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The first time you watched the late, great George A. Romero’s Night of the Living Dead, you probably puzzled over its ending, made ambiguous both by the text and by Romero himself, who back in 2016 denied that he cast his lead, Duane Jones, because of his skin color. Do the men scouring the Pennsylvania countryside kill the film’s hero, Ben, because they mistake him for one of “those things,” the cast’s preferred nomenclature for zombies, or because they’re gun-toting racists emboldened by the state’s undead panic to shoot an innocent black man? Odds are you’ve never satisfactorily answered the question for yourself, and if that’s not proof of the movie’s indispensability, nothing is.
For a movie released nearly 50 years ago, Night of the Living Dead thrums with meaning today. For the most part, of course, that’s to Romero’s credit; in making an apolitical film loaded with unintentionally political signifiers, he wound up with a pliable story open to reinterpretation no matter the era. But we can also give credit to Jordan Peele, writer-director of Get Out, one of 2017’s essential movies and arguably Night of the Living Dead’s most important successor, for validating Night of the Living Dead’s significance with his own movie.
The time gap separating them is irrelevant. Today, each informs the other as independent works of socially conscious horror, two movies that pair together perfectly regardless of age or differences in aesthetics and intentions. (Seriously, they make an absolutely superb double feature when next you find yourself with about three hours of free time on your hands.) In so many ways, Get Out is intertwined with Night of the Living Dead. It’s inevitable that if you start off talking about one, you’ll eventually find yourself talking about both.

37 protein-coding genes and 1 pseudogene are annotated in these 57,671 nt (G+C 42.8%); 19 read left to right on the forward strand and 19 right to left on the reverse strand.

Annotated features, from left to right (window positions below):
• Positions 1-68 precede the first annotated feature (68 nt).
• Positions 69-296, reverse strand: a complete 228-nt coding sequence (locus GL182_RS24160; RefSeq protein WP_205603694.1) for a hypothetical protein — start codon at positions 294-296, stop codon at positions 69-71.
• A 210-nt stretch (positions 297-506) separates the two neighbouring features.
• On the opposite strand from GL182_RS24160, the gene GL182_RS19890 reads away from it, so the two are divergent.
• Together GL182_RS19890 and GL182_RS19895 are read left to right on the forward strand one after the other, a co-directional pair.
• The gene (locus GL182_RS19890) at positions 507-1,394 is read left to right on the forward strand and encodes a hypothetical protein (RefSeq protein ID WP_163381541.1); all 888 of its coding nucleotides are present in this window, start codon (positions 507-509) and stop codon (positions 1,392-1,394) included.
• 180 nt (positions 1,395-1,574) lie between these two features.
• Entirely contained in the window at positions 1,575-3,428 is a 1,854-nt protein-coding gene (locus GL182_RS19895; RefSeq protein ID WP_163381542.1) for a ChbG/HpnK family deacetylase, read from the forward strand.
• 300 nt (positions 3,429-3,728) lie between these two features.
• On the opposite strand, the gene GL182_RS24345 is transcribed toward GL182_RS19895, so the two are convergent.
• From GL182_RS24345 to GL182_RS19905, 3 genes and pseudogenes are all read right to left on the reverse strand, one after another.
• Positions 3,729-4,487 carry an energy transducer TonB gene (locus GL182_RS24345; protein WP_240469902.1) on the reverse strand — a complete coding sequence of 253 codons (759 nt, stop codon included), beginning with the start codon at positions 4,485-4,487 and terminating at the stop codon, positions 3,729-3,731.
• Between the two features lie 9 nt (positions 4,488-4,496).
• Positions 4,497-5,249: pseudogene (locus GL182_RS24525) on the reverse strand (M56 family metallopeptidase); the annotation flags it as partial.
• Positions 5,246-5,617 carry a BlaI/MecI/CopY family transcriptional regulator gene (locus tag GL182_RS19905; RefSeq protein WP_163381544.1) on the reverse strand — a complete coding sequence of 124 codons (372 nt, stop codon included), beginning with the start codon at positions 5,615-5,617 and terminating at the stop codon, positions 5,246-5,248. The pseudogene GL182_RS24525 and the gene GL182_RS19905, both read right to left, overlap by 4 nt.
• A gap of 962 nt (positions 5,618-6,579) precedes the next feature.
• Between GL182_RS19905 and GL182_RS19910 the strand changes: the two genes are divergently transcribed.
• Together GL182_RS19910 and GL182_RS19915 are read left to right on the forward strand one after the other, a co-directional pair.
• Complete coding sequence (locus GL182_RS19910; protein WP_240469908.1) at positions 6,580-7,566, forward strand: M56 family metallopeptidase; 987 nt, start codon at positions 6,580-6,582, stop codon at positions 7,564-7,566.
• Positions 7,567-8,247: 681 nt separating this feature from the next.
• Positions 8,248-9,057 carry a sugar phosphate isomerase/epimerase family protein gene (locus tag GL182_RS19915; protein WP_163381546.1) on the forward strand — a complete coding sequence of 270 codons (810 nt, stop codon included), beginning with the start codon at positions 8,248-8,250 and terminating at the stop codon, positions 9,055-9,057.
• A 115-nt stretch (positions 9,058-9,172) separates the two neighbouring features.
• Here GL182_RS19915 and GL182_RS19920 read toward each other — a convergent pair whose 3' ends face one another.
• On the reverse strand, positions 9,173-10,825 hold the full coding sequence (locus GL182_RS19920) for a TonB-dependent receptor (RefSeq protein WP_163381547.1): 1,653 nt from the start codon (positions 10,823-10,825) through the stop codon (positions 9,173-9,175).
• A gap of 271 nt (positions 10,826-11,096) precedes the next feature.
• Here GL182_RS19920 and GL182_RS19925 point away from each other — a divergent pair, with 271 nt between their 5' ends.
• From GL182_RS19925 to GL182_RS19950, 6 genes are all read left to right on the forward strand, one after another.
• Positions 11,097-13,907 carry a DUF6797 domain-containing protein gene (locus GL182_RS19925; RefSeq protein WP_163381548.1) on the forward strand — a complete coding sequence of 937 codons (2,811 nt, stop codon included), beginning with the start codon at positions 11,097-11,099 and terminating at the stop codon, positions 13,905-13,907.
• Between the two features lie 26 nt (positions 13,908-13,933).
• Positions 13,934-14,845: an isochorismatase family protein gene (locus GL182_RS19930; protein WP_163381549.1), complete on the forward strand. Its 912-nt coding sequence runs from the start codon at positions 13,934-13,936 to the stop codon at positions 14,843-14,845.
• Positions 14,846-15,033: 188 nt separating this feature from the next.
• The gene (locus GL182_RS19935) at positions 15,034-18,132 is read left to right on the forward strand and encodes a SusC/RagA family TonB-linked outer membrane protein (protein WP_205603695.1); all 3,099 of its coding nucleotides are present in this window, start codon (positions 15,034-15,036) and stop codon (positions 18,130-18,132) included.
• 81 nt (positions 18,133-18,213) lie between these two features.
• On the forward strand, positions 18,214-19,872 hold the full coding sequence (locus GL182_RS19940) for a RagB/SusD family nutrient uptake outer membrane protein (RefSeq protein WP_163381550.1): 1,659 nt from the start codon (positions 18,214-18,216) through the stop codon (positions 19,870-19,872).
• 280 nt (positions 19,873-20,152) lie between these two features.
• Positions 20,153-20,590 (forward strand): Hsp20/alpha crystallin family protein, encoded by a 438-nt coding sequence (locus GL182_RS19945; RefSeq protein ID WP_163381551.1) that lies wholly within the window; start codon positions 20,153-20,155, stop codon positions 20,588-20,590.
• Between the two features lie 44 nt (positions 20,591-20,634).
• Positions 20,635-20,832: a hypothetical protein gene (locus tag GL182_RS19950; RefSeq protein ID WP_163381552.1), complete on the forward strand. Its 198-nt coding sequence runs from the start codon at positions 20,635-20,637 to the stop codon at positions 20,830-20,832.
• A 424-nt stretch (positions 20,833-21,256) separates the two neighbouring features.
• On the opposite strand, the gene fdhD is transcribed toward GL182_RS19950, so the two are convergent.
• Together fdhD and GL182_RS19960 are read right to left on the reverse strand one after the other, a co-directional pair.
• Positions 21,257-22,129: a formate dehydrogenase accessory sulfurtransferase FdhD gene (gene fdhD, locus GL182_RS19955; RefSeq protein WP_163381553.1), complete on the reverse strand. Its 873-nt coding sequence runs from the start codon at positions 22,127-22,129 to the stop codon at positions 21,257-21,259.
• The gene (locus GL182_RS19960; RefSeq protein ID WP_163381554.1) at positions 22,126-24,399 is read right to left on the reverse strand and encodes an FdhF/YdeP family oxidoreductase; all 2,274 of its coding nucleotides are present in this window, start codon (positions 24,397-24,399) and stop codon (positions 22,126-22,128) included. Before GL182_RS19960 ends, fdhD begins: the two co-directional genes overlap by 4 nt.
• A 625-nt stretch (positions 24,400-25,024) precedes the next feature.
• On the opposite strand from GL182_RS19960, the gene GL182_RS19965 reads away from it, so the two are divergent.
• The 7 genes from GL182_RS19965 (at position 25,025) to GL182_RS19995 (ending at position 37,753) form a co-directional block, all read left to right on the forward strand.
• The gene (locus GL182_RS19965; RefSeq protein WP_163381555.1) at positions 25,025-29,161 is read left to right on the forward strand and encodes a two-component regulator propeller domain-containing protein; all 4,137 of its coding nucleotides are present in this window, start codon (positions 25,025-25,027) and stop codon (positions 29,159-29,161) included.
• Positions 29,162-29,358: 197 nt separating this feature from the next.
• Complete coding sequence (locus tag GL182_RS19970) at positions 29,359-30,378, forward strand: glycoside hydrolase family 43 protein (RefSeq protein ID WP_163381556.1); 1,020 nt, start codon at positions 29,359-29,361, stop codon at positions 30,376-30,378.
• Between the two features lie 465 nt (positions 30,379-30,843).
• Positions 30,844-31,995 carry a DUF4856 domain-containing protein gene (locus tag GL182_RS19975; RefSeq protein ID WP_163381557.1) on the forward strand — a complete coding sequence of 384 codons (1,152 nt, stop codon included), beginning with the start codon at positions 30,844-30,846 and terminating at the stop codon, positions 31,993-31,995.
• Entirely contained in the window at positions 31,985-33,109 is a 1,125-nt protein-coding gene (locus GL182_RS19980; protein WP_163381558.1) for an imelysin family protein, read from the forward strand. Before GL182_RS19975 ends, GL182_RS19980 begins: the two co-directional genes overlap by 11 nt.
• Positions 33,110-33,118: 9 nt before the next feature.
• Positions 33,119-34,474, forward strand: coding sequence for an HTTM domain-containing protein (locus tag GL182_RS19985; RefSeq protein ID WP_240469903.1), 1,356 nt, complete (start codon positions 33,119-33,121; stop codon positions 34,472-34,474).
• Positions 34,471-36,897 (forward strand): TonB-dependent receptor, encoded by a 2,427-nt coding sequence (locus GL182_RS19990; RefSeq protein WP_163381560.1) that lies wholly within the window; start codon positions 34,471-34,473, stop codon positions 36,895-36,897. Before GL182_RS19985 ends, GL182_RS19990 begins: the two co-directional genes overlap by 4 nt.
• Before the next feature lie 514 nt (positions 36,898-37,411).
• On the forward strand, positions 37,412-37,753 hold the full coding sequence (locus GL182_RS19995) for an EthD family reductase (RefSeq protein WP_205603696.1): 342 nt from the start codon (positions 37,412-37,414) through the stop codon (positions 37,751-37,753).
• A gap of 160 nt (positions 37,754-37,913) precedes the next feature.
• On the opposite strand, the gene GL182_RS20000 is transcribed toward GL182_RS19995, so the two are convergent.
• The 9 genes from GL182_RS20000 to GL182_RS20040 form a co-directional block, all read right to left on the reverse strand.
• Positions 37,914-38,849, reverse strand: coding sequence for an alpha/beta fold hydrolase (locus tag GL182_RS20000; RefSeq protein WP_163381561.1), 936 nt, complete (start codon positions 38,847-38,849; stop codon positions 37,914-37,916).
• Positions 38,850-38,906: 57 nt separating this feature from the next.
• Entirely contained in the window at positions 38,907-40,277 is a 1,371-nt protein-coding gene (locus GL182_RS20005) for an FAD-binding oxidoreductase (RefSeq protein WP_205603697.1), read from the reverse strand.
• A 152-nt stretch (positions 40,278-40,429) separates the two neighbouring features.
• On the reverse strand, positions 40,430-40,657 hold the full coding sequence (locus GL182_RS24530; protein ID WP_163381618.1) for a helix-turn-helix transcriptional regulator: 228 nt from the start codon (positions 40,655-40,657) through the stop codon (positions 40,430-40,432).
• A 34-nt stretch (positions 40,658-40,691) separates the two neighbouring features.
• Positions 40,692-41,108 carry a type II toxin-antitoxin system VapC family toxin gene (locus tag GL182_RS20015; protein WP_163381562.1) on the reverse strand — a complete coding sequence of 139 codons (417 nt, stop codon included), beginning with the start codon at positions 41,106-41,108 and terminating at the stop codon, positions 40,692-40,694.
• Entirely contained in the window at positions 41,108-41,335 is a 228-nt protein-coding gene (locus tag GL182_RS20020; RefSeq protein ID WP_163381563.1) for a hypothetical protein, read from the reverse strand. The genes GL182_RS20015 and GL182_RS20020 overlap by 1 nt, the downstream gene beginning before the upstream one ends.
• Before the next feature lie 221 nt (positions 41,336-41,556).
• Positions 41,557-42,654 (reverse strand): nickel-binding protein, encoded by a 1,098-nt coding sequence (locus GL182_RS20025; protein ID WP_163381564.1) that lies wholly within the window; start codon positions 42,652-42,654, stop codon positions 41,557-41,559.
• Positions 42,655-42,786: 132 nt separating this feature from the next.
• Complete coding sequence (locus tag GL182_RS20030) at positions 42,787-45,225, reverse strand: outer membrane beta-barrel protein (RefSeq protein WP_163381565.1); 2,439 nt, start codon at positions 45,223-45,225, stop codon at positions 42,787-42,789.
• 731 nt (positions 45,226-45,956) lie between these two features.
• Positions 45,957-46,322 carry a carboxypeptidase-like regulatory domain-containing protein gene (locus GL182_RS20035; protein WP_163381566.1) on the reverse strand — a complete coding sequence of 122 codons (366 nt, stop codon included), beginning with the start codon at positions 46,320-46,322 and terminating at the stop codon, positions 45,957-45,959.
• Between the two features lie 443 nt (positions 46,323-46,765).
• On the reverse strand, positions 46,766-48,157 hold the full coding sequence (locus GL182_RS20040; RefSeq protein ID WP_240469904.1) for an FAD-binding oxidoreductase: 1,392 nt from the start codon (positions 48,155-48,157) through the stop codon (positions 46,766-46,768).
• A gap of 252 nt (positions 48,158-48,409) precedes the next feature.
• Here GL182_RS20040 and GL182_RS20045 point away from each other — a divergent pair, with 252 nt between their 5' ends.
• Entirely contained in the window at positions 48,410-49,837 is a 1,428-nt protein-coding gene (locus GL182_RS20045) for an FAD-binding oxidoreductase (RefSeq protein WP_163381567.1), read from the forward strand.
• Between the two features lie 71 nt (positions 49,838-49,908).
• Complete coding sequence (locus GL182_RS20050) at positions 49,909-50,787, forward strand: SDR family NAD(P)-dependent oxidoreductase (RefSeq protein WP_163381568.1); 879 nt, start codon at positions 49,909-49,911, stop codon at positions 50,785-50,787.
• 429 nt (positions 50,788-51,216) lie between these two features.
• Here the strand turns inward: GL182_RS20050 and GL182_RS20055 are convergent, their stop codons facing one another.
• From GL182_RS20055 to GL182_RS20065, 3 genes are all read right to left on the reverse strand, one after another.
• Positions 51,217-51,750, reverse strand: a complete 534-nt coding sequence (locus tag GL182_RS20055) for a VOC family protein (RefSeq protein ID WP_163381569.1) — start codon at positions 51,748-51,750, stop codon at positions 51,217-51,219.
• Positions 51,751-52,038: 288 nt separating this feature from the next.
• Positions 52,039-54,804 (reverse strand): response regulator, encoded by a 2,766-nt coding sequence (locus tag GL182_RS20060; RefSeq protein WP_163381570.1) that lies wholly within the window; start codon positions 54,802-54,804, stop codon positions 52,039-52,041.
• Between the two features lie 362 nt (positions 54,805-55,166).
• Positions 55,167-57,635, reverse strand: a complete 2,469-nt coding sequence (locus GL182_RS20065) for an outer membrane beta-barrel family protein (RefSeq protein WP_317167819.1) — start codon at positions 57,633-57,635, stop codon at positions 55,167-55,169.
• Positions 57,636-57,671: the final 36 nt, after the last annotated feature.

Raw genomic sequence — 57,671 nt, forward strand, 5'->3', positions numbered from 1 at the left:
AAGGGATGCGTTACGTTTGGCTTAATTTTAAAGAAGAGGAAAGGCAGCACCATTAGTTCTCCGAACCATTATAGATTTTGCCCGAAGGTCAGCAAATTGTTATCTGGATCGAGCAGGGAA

Peele has oft cited Night of the Living Dead as an influence on Get Out, being one of the few American horror films to tackle the thorny subject of race, and it just so happens that as we close in on the latter’s one-year anniversary, the former got a spiffy Blu-ray release this week courtesy of the Criterion Collection. If you’re tempted to assume the boutique home entertainment outlet planned the street date on their Living Dead disc this perfectly, maybe don’t: The timing is entirely coincidental, per the Criterion Collection’s producers. But that just makes that happy accident feel like something closer to kismet, affording us a new opportunity to revisit them both and take note of how we watch them differently in proximity to one another. It might even change Night of the Living Dead‘s most common focal point.
When we read into Night of the Living Dead, we usually read most into Ben’s fate. Over the years, critics have untangled its symbolism and declared it a protest against the Vietnam War, a tale of the disenchanted 1960s American nuclear family, and an examination of the flawed mechanisms of mass media and governmental agencies. But what we come back to most is how the film echoes the assassination of Martin Luther King Jr., which preceded its premiere by around six months, and even the assassination of Malcolm X, which predates its premiere by three years and some change. In 1968, as in the 2010s, watching men gun down Ben without considering the possibility of violence motivated by racism is impossible; countless instances of police officers killing unarmed black men and black teens in recent years (“recent” being a loose keyword) emphasize how much American society hasn’t progressed in the last five decades.